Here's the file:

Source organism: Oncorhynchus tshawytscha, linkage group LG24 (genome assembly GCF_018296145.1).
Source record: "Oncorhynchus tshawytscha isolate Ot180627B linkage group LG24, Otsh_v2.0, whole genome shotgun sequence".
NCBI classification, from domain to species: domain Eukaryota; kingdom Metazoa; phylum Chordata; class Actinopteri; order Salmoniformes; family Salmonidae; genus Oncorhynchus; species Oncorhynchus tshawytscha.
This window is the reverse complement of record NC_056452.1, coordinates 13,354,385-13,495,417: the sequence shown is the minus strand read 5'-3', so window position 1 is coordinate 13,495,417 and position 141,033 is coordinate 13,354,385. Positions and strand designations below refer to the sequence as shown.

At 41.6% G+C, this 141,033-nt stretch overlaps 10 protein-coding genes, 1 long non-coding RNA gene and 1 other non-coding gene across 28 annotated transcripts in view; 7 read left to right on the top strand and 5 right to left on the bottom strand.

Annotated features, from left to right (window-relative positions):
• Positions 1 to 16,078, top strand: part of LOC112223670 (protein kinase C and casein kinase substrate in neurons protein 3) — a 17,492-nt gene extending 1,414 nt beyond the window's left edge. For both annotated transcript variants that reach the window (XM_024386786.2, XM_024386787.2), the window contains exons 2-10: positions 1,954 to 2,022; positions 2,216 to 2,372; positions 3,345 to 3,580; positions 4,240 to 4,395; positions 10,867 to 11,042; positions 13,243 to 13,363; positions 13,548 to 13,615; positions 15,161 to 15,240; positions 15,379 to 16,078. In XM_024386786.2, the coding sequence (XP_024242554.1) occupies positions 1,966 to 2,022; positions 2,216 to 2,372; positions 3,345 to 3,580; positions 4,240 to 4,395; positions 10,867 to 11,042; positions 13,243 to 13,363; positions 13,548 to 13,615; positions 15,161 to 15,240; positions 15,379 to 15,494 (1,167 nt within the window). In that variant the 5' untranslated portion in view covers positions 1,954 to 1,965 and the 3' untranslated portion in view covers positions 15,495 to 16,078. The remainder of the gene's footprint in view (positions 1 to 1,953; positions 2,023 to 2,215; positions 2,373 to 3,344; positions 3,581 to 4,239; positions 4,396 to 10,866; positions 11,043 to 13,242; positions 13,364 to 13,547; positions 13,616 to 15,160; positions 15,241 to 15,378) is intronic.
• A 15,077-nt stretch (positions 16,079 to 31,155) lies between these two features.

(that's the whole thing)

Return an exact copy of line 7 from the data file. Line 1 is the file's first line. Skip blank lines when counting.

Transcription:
• Positions 1 to 16,078, top strand: part of LOC112223670 (protein kinase C and casein kinase substrate in neurons protein 3) — a 17,492-nt gene extending 1,414 nt beyond the window's left edge. For both annotated transcript variants that reach the window (XM_024386786.2, XM_024386787.2), the window contains exons 2-10: positions 1,954 to 2,022; positions 2,216 to 2,372; positions 3,345 to 3,580; positions 4,240 to 4,395; positions 10,867 to 11,042; positions 13,243 to 13,363; positions 13,548 to 13,615; positions 15,161 to 15,240; positions 15,379 to 16,078. In XM_024386786.2, the coding sequence (XP_024242554.1) occupies positions 1,966 to 2,022; positions 2,216 to 2,372; positions 3,345 to 3,580; positions 4,240 to 4,395; positions 10,867 to 11,042; positions 13,243 to 13,363; positions 13,548 to 13,615; positions 15,161 to 15,240; positions 15,379 to 15,494 (1,167 nt within the window). In that variant the 5' untranslated portion in view covers positions 1,954 to 1,965 and the 3' untranslated portion in view covers positions 15,495 to 16,078. The remainder of the gene's footprint in view (positions 1 to 1,953; positions 2,023 to 2,215; positions 2,373 to 3,344; positions 3,581 to 4,239; positions 4,396 to 10,866; positions 11,043 to 13,242; positions 13,364 to 13,547; positions 13,616 to 15,160; positions 15,241 to 15,378) is intronic.